There's no reason anyone should doubt the advice of his or her family doctor. Physicians who know your medical history generally have your best interests at heart. But when media-seeking experts in lab coats publish opinions in support of a political agenda instead of a purely medical one, it’s helpful to wear an extra layer of skepticism. The editors of Vermont’s Brattleboro Reformer disagree when it comes to obesity crusaders with the letters “M” and “D” after their names, claiming that it’s not for us to question any health professional’s advice:

[W]e should be listening to health care professionals whose only agenda is seeing that we all lose weight and get healthier.

The Reformer editorial specifically advises strict adherence to the anti-obesity hysterics propagated by resident Yale University blowhard Dr. Kelly Brownell and New York City food cop-turned-CDC chief Dr. Thomas Frieden—simply because of their titles.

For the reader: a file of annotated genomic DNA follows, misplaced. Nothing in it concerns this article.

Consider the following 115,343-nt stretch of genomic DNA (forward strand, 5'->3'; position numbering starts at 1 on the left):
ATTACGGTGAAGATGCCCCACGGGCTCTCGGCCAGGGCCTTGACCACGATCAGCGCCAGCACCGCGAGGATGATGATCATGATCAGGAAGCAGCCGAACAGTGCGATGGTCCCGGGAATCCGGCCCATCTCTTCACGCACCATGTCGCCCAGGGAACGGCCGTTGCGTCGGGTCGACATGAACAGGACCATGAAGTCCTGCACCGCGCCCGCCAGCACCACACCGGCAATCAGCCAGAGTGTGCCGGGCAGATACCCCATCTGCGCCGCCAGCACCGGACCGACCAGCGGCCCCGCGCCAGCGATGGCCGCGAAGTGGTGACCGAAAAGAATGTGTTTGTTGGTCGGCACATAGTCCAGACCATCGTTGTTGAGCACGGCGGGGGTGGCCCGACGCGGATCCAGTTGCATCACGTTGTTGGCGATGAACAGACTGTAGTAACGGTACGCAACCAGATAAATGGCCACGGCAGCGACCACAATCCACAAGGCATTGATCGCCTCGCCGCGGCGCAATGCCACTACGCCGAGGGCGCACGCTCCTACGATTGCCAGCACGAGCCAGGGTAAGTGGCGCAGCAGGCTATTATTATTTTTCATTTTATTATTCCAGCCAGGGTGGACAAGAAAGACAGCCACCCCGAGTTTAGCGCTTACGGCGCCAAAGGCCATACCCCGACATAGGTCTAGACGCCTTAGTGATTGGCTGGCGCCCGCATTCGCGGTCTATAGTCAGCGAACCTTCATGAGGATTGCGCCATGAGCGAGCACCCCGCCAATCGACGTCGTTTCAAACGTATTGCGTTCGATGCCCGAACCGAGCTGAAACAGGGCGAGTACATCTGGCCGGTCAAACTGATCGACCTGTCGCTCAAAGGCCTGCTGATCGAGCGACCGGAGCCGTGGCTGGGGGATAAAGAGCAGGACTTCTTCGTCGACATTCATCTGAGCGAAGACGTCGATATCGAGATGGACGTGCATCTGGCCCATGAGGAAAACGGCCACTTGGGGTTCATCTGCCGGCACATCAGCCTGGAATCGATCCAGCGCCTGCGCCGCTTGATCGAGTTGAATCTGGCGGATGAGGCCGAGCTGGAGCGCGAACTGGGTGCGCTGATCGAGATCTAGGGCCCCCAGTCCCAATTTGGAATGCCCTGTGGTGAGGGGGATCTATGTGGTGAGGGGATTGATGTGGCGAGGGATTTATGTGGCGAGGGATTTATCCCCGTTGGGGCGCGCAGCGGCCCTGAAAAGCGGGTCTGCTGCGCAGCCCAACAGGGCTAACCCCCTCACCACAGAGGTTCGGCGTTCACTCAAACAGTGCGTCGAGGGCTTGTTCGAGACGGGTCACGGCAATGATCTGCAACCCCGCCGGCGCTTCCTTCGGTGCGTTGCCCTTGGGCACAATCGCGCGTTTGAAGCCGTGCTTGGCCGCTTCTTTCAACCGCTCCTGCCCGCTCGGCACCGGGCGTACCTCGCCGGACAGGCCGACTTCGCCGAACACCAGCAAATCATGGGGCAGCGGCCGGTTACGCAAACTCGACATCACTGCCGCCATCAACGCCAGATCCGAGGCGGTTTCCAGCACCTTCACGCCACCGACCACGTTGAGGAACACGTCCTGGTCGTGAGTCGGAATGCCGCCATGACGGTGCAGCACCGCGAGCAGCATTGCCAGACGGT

Frieden and Brownell have teamed up to push taxes on soda as an experimental approach to reducing obesity levels. The Reformer thinks we should blindly go along. But as we’ve explained before (see here, here, and here), there’s no convincing medical research that indicates Brownell and Frieden are likely to accomplish anything beyond sucking more dollars out of taxpayers’ pockets. (And on April 15, who wants to think about that?)

Brownell and Frieden specialize in a kind of preventive medicine that severely restricts the amount of personal freedom and individual liberty enjoyed by Americans. And there are plenty of medical professionals who disagree with their unforgiving tactics. (It’s both sad and amusing to watch newspaper editors choose sides when equally credentialed MDs issue conflicting opinions.)

Public health activists have as much of an agenda in the obesity wars as anyone else. So, doctorate or no doctorate, let’s not automatically accept anyone’s food policy prescriptions.